About This Research
Our Learning Organization Operating Model research began in 2019 as a follow-up to our 2016 High-Impact Learning Organization research to understand how learning leaders are approaching learning and development (L&D) for future organizations. Our High-Impact Learning Organization study identified strategies for L&D to redefine itself and achieve maximum impact on business and worker-related outcomes. Our new research seeks to understand how these strategies are executed through learning operating models in a way that ensures alignment to business strategy and creates value for both workers and the organization.
This study leverages multiple forms of research methods to explore the topic differently from our traditional approach, which usually consists of a full survey accompanied by interviews.
We conducted this research using the following methods:
- Literature review
- Conversations with members and other organizations
- Qualitative analysis of project deliverables from Deloitte Human Capital projects
- Survey development and analysis
- Quantitative analysis
- Validation and storytelling interviews
We began this research with a literature review to stay current with changes in how L&D functions operate and to identify any adjustments to the operating model that is common throughout organizational learning. The sources in the literature review include publications from academia and other consulting organizations and professional associations as well as Deloitte Insights research. To synthesize these materials, we conducted a mind-mapping exercise to visually render the various elements at play across the operating model research. We later incorporated the results of this exercise into the survey design process.
Conversations with Members and Other Organizations
We conducted in-depth interviews with learning leaders and leading consulting practitioners to understand their efforts in creating effective learning organizations, the current limitations of the learning operating model, and the challenges of implementing some of our findings. Through these interviews, we also sought to identify the driving questions these organizations had that related to the future of learning (or L&D).
To obtain a descriptive account of what individual organizations are doing across different parts of the operating model, we leveraged the consulting arm of the business to access information on the challenges organizations face. To ensure confidentiality, all identifiable information was anonymized and removed from the results. The analysis pulled information from over 80 individual artifacts to summarize key themes across dimensions of our research on an organizational level. The resulting thematic summaries were compared across cases as well as within each organization to determine commonalities, differences, and dependencies among the factors in an effort to help understand the effectiveness of the operating model.
Survey Development and Analysis
Based on our literature review and interviews, we conducted two highly targeted surveys (pulse surveys and leader questionnaires) separately between February and June 2020. To minimize the survey burden on each audience and gather more actionable insights, we utilized different target audiences.
The pulse survey was designed for people in managerial positions linked to L&D or otherwise and consisted of 12 questions, including some related to demographics. The intent of this survey was to capture the perspective of learning consumers and how they perceive the effectiveness of both the learning function and individual learning within the organization.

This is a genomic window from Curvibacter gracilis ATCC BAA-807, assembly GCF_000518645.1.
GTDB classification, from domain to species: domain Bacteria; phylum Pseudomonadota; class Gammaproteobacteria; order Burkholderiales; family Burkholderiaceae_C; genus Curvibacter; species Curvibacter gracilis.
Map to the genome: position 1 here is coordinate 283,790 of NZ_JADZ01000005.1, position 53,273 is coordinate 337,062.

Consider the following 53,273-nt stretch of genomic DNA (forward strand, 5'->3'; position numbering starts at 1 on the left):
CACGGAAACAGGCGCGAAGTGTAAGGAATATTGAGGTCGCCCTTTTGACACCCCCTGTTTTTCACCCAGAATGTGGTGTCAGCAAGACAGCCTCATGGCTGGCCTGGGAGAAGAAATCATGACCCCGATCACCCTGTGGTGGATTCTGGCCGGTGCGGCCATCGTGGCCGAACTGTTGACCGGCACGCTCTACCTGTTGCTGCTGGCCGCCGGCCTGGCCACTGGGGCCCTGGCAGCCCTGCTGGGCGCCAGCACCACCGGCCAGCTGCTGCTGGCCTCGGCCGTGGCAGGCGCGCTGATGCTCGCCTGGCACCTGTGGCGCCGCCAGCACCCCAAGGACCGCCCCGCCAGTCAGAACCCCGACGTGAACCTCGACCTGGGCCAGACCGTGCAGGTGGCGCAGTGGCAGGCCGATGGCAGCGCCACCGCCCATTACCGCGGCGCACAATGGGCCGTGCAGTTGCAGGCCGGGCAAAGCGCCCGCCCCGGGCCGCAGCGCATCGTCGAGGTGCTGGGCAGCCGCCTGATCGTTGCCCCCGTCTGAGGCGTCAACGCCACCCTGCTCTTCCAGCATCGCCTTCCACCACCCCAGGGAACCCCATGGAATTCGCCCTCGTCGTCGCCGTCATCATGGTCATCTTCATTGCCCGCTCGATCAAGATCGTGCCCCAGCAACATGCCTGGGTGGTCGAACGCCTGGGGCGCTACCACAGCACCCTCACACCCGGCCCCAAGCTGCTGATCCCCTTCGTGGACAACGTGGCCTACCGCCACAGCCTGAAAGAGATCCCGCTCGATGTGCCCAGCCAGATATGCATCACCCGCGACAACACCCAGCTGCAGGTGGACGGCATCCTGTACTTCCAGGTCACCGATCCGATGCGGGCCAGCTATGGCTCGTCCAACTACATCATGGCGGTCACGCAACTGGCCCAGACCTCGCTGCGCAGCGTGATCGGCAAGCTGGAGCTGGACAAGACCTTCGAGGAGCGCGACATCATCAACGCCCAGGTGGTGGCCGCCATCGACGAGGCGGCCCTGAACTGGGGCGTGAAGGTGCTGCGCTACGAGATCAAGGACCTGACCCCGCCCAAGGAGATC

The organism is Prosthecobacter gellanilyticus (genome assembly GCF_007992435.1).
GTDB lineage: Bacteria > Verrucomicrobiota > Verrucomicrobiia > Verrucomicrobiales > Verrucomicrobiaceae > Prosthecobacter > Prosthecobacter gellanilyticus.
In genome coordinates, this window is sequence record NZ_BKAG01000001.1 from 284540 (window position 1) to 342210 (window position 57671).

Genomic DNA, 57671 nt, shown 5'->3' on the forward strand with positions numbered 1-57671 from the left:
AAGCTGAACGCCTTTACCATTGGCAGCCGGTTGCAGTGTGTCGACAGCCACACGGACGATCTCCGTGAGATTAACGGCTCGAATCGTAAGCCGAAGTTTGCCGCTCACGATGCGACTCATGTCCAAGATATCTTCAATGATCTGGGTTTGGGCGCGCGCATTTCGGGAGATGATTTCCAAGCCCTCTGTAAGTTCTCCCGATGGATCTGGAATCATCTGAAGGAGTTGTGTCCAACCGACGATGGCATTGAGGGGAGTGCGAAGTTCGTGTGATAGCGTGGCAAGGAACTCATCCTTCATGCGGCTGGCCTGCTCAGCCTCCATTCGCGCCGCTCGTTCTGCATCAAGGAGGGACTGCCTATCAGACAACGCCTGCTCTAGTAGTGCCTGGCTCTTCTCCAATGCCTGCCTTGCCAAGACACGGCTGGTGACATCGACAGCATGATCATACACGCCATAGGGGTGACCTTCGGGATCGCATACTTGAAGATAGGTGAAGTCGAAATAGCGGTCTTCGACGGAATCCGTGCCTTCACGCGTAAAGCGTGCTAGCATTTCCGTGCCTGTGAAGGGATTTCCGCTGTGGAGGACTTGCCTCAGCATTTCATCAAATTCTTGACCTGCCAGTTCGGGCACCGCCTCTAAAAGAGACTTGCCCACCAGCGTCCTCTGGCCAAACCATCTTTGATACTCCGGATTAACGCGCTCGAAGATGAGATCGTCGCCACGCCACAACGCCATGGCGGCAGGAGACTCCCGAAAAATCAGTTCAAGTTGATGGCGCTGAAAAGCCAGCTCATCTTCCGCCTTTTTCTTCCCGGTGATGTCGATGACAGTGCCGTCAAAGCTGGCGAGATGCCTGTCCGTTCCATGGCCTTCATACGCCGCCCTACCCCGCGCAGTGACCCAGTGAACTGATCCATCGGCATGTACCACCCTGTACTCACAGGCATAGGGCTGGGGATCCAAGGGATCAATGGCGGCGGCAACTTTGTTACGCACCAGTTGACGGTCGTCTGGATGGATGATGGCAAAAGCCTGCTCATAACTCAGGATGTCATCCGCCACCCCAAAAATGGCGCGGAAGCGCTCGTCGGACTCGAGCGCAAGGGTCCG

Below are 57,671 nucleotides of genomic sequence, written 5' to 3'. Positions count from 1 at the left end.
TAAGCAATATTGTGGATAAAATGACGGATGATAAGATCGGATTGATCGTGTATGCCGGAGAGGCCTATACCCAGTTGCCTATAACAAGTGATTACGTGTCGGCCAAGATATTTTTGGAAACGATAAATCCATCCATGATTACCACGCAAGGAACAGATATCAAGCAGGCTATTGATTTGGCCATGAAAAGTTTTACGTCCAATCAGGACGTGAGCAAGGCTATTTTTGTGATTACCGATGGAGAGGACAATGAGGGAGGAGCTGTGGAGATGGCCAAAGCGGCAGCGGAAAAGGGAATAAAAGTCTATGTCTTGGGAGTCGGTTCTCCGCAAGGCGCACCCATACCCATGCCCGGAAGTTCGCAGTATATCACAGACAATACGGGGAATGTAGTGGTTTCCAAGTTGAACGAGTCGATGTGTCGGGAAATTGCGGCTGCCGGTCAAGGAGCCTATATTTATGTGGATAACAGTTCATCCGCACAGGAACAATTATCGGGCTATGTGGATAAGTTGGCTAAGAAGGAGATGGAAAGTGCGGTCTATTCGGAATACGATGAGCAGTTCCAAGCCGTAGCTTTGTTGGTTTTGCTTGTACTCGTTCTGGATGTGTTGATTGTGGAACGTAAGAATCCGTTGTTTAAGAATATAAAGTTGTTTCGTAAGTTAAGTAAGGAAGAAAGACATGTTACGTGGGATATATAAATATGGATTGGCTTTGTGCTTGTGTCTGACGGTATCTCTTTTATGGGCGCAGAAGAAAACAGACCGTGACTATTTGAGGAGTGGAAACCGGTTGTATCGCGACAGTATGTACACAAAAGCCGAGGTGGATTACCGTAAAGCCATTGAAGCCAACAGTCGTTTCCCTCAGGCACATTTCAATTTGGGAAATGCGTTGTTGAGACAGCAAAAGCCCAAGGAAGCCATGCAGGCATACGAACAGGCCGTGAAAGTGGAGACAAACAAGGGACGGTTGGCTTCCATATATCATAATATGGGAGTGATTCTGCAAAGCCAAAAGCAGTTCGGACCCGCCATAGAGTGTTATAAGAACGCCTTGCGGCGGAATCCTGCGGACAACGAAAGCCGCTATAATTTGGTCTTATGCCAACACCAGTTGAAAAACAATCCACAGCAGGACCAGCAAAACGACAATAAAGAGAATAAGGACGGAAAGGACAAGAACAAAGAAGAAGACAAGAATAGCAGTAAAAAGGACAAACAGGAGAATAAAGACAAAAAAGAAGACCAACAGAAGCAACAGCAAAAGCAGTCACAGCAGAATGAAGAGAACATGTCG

The leader questionnaire was designed for leaders of learning (or L&D) and consisted of 20 questions. The survey was designed to investigate learning operating models from the perspective of the leaders who design, implement, and govern them. Survey respondents completed a set of items that expanded on the driving questions for each area related to the operating model, shaping a more comprehensive view on decision-making, structure, offerings, technology, and the intentions of value behind learning.
The final cleaned survey data consisted of over 60 respondents from a range of industries and job levels. Nearly half the respondents were director-level or above, with another quarter each at a managerial or individual contributor level. Just under 40 percent of respondents came from outside the Americas.
The final data set used in the analyses included responses representing a cross-section of workforce levels, geographies, and relationships to the L&D function (see Figures 1 through 3).
To assess whether there might be significant changes to our existing Learning Organization Maturity Model, we compared the responses to both surveys in this research as well as to the High-Impact Learning Organization data collected in 2017. We identified all items included in the study from 2017 and our Learning Organization Operating Model pulse survey. Then, we compared the means and standard deviations of the items that appeared in both surveys using an effect-size calculation called Cohen’s d. Cohen’s d reports effect sizes that allowed us to determine the size of the difference. Additionally, we conducted t-tests between the distributions of the items to identify whether any of these differences were statistically significant. This analysis identified consistent patterns in responses from our 2017 survey and the more recent pulse survey, reinforcing the relevancy of the existing maturity model.
Validation of Findings
We conducted in-depth interviews with learning leaders and consulting practitioners to validate our qualitative and quantitative findings and to collect specific examples of effective learning operating model elements identified in our analyses.
Vice President, Learning & Leadership Research Leader
Senior Research Analyst, Workforce Experience Research Leader